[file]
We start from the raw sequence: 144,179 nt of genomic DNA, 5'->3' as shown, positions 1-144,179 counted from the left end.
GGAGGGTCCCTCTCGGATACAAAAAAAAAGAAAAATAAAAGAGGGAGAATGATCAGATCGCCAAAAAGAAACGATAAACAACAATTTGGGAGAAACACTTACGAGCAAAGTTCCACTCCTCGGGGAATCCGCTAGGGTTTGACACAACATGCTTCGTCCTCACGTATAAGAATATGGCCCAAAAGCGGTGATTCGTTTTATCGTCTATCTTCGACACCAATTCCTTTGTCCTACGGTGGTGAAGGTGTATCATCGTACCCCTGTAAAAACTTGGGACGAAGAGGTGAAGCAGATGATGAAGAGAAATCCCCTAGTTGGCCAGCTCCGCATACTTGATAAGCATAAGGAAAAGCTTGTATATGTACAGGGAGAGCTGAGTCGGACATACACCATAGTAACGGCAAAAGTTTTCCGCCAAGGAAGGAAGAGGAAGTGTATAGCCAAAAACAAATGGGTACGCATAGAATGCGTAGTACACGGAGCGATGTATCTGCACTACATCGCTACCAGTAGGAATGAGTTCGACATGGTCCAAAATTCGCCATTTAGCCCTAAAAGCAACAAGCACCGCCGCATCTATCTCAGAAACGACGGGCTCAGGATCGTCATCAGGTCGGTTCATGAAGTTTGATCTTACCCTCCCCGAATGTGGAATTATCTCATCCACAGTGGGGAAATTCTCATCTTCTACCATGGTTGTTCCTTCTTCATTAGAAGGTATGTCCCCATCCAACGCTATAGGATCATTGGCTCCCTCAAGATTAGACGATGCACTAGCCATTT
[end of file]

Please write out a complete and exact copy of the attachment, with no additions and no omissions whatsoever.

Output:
We start from the raw sequence: 144,179 nt of genomic DNA, 5'->3' as shown, positions 1-144,179 counted from the left end.
GGAGGGTCCCTCTCGGATACAAAAAAAAAGAAAAATAAAAGAGGGAGAATGATCAGATCGCCAAAAAGAAACGATAAACAACAATTTGGGAGAAACACTTACGAGCAAAGTTCCACTCCTCGGGGAATCCGCTAGGGTTTGACACAACATGCTTCGTCCTCACGTATAAGAATATGGCCCAAAAGCGGTGATTCGTTTTATCGTCTATCTTCGACACCAATTCCTTTGTCCTACGGTGGTGAAGGTGTATCATCGTACCCCTGTAAAAACTTGGGACGAAGAGGTGAAGCAGATGATGAAGAGAAATCCCCTAGTTGGCCAGCTCCGCATACTTGATAAGCATAAGGAAAAGCTTGTATATGTACAGGGAGAGCTGAGTCGGACATACACCATAGTAACGGCAAAAGTTTTCCGCCAAGGAAGGAAGAGGAAGTGTATAGCCAAAAACAAATGGGTACGCATAGAATGCGTAGTACACGGAGCGATGTATCTGCACTACATCGCTACCAGTAGGAATGAGTTCGACATGGTCCAAAATTCGCCATTTAGCCCTAAAAGCAACAAGCACCGCCGCATCTATCTCAGAAACGACGGGCTCAGGATCGTCATCAGGTCGGTTCATGAAGTTTGATCTTACCCTCCCCGAATGTGGAATTATCTCATCCACAGTGGGGAAATTCTCATCTTCTACCATGGTTGTTCCTTCTTCATTAGAAGGTATGTCCCCATCCAACGCTATAGGATCATTGGCTCCCTCAAGATTAGACGATGCACTAGCCATTT